Monday, March 28, 2005

Editorial Freelancing: When to Work WITHOUT a Contract

Contracts are a necessary part of any business. However, there comes a time when you can "safely" do away with them. Safely is in quotation marks because nothing in business is safe -- even with a contract.

Outlined below are two rules I followed when I was freelancing:

1. Steady clients: If you've been doing work for clients on a consistent basis for a period of time (I used 6 months as a marker), then you can probably get away without a contract.

For example, one of my clients was a legal publishing firm and they sent projects in rapid succession -- sometimes two or three a week for three months straight. As the parameters of the projects didn't change (hence, the need for a different fee structure), it got to be cumbersome to print up a contract with every job. So, I created a "one-time contract."

It covered all projects for as long as they used Inkwell Editorial for outsource work. Parameters were placed on the projects, but again, since the work was the same, one contract was all that was necessary.

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2. Pre-paid projects: Many of these types of projects came from individuals who usually wanted the work within a short period of time and were willing to pay up front.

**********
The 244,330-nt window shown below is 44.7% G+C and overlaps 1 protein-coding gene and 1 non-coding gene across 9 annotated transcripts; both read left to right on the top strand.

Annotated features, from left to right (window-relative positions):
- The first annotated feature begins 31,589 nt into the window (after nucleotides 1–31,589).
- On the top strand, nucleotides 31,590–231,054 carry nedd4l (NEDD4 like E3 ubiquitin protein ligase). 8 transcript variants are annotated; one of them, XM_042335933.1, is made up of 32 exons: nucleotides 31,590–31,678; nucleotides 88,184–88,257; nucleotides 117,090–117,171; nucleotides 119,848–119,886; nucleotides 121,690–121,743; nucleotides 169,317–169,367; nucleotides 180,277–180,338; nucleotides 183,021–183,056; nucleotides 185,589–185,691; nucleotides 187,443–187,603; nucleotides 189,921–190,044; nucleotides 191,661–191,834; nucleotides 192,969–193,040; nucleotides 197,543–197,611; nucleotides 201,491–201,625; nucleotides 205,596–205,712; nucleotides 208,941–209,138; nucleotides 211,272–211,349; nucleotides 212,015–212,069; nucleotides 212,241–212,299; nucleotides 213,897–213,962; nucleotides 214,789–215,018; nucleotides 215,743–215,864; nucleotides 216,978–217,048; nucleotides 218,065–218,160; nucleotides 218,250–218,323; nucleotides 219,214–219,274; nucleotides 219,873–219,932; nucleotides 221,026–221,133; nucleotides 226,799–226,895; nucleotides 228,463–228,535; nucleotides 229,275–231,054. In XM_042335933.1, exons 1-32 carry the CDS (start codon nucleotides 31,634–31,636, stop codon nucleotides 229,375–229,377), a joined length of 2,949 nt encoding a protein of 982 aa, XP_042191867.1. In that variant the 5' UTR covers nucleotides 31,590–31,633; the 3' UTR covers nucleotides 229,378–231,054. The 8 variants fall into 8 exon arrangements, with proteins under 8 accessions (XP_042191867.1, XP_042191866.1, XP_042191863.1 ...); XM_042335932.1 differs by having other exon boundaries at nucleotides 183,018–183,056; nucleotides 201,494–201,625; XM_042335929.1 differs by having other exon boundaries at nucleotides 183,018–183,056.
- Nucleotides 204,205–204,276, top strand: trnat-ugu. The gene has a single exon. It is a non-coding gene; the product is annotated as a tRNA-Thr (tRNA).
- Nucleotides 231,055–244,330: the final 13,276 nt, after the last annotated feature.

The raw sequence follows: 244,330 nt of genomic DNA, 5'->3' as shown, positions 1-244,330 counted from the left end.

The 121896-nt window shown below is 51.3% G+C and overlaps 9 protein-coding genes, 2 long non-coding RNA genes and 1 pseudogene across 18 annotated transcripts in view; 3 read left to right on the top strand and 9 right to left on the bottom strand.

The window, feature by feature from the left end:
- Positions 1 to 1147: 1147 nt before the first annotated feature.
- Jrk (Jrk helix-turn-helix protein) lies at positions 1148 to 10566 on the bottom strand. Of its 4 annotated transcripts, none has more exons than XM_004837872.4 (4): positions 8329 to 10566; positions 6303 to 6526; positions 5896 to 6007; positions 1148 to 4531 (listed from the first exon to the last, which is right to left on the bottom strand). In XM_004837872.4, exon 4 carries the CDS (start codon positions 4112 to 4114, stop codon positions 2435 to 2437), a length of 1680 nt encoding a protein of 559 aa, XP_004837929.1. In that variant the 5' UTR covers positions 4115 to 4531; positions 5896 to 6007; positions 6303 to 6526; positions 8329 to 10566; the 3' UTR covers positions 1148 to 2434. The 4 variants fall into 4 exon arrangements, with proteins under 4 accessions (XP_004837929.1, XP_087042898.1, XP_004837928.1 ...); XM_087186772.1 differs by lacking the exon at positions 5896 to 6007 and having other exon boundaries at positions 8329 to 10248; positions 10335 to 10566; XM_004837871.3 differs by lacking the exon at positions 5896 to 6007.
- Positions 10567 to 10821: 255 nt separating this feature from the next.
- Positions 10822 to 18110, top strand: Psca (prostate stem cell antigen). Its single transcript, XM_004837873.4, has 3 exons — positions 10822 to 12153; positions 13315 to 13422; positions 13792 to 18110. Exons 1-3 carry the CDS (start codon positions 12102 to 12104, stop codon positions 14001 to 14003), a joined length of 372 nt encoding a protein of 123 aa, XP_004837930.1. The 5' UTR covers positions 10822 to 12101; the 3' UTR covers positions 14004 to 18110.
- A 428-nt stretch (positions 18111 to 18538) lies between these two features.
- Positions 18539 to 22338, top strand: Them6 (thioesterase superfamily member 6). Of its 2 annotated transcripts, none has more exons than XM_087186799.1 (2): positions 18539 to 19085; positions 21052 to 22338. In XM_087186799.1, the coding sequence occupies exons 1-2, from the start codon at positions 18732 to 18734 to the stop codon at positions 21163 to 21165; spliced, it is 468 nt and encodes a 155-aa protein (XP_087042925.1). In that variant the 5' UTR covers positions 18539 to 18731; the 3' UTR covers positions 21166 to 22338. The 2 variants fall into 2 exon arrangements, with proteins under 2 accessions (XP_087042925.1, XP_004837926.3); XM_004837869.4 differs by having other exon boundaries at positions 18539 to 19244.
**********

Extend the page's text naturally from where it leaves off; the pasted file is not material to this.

In that case, I usually just wrote some type of rider at then end of the invoice saying that the project was "Paid in Advance based on the standard industry rate ($x) agreed upon in the initial consultation." This way, you don't have to write up a contract, but still have something in writing to which you and the recipient can refer.

Contracts Checklist. Make sure any contract you use has at least the following:

Fee structure (word count, hourly rate, page rate, etc.)
Project Due Date
Payment Due Date
Date Submitted from Client
Parameters of work to be performed
Number of rewrites/do-overs/reviews/corrections without charge
Charge for "extras" (rewrites, research fees, gas, telephone, messenger fees, etc.)

Helpful Links: (sample freelance contract) (FYI, the real definition of an Independent Contractor) (sample freelance writer's invoice)

Remember, contracts are to protect you AND the client. When I write contracts, I always pretend that I will have to go in front of Judge Judy and "explain myself". What would she want to know? As her show highlights (brilliantly, I think), the law is basically common sense.

A contract can be as complex or simple as you make it. No matter what kind you use though, make sure the basics are covered. That way you don't risk the wrath of Judge Judy calling you "dumb" (one of her favorite adjectives).
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